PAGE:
monochromatic watercolours is a project in itself and acts as a diary of Simon’s

thought process.

Drawings and watercolours show the emotional side of ‘losing and finding’; the

loss of innocence or youth, the loss of those we love and the process of coping.

Mixed media dogs varying in size from the very large to the very small. We are

not sure if they are lost or found. Each dog has its own narrative, but together

they remind us of unconditional love, and that they too can understand loss.

Simon is a multi-disciplinary artist. His work is often metaphorical and he

continues to look inward and reach into his past to find an existential language

we can all find ourselves in.

The AnATomy

of melAncholy

PArT III: losT & found

Simon van der Sluijs

6 - 30 JUNE 2020

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Kirkwood Intermediate

School of Choice

Celebrating Kirkwood House

Captains for 2020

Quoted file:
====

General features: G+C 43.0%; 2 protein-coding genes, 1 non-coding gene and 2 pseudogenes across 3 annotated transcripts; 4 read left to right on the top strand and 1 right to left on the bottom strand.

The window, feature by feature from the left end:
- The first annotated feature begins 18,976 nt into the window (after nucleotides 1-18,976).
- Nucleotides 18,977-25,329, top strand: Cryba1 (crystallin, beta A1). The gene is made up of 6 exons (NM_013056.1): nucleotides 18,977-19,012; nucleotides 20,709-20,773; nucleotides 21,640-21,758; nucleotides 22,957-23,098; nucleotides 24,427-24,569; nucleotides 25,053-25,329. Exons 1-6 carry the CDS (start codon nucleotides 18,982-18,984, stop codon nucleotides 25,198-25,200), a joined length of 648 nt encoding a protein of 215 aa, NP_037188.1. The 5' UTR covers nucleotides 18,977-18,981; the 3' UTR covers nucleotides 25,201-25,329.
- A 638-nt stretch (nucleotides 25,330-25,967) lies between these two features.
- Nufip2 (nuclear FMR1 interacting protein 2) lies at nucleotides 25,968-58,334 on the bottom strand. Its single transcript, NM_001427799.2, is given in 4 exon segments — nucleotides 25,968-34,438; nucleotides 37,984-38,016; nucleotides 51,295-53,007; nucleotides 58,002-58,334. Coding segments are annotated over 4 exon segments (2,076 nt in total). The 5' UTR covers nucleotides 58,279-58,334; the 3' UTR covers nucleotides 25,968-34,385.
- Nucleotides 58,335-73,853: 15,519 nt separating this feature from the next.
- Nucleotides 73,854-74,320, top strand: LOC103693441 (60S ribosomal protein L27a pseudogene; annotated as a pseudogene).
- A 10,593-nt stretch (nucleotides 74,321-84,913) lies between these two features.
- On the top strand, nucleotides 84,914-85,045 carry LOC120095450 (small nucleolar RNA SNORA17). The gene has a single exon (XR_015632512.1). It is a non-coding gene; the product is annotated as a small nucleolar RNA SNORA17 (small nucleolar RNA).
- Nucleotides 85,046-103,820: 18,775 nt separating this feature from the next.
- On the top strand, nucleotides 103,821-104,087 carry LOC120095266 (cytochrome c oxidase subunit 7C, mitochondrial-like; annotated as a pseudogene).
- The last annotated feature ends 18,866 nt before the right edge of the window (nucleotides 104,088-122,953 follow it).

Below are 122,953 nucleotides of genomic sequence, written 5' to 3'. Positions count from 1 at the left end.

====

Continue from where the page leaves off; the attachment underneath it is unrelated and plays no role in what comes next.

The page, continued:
Year 7 Camp

Our Year 7 pupils have

recently attended a camp at

Purau Bay. This is a great

way for the children to get to

know each other.

House Captains for Mansfield/Hillary

Jamison - Ex Hoon Hay Primary

I like Kirkwood Intermediate because I like meeting people from different

cultures and I enjoy the opportunities Kirkwood offers like electronics in


Aimee - Ex Clearview Primary

Kirkwood provides many different sports opportunities and I like the school

because I get to meet new people. This year I would like to become involved in

the many sports opportunities and leadership rolls which Kirkwood offers. This